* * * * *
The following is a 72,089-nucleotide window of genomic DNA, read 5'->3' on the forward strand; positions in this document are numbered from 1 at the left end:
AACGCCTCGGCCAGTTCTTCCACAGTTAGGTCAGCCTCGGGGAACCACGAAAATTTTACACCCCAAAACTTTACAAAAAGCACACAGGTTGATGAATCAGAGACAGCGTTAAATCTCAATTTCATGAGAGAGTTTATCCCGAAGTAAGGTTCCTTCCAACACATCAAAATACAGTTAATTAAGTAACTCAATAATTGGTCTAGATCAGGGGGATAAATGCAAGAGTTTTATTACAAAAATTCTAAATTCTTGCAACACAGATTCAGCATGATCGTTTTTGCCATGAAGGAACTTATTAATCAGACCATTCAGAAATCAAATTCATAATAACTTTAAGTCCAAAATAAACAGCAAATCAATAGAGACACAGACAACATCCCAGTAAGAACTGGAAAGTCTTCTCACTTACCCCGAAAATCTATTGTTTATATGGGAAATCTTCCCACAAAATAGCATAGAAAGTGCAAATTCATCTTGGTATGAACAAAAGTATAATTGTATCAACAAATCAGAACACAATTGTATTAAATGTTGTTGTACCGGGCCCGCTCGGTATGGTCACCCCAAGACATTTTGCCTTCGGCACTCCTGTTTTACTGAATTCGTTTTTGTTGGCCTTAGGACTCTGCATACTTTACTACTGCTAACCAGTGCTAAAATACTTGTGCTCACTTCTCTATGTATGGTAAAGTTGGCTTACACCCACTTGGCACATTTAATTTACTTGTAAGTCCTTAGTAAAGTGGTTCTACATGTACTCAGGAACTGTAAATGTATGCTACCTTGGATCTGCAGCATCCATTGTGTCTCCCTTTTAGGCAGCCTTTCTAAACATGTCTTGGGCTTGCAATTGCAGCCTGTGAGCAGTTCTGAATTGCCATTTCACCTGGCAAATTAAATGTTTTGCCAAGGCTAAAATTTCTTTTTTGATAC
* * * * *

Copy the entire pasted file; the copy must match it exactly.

The following is a 72,089-nucleotide window of genomic DNA, read 5'->3' on the forward strand; positions in this document are numbered from 1 at the left end:
AACGCCTCGGCCAGTTCTTCCACAGTTAGGTCAGCCTCGGGGAACCACGAAAATTTTACACCCCAAAACTTTACAAAAAGCACACAGGTTGATGAATCAGAGACAGCGTTAAATCTCAATTTCATGAGAGAGTTTATCCCGAAGTAAGGTTCCTTCCAACACATCAAAATACAGTTAATTAAGTAACTCAATAATTGGTCTAGATCAGGGGGATAAATGCAAGAGTTTTATTACAAAAATTCTAAATTCTTGCAACACAGATTCAGCATGATCGTTTTTGCCATGAAGGAACTTATTAATCAGACCATTCAGAAATCAAATTCATAATAACTTTAAGTCCAAAATAAACAGCAAATCAATAGAGACACAGACAACATCCCAGTAAGAACTGGAAAGTCTTCTCACTTACCCCGAAAATCTATTGTTTATATGGGAAATCTTCCCACAAAATAGCATAGAAAGTGCAAATTCATCTTGGTATGAACAAAAGTATAATTGTATCAACAAATCAGAACACAATTGTATTAAATGTTGTTGTACCGGGCCCGCTCGGTATGGTCACCCCAAGACATTTTGCCTTCGGCACTCCTGTTTTACTGAATTCGTTTTTGTTGGCCTTAGGACTCTGCATACTTTACTACTGCTAACCAGTGCTAAAATACTTGTGCTCACTTCTCTATGTATGGTAAAGTTGGCTTACACCCACTTGGCACATTTAATTTACTTGTAAGTCCTTAGTAAAGTGGTTCTACATGTACTCAGGAACTGTAAATGTATGCTACCTTGGATCTGCAGCATCCATTGTGTCTCCCTTTTAGGCAGCCTTTCTAAACATGTCTTGGGCTTGCAATTGCAGCCTGTGAGCAGTTCTGAATTGCCATTTCACCTGGCAAATTAAATGTTTTGCCAAGGCTAAAATTTCTTTTTTGATAC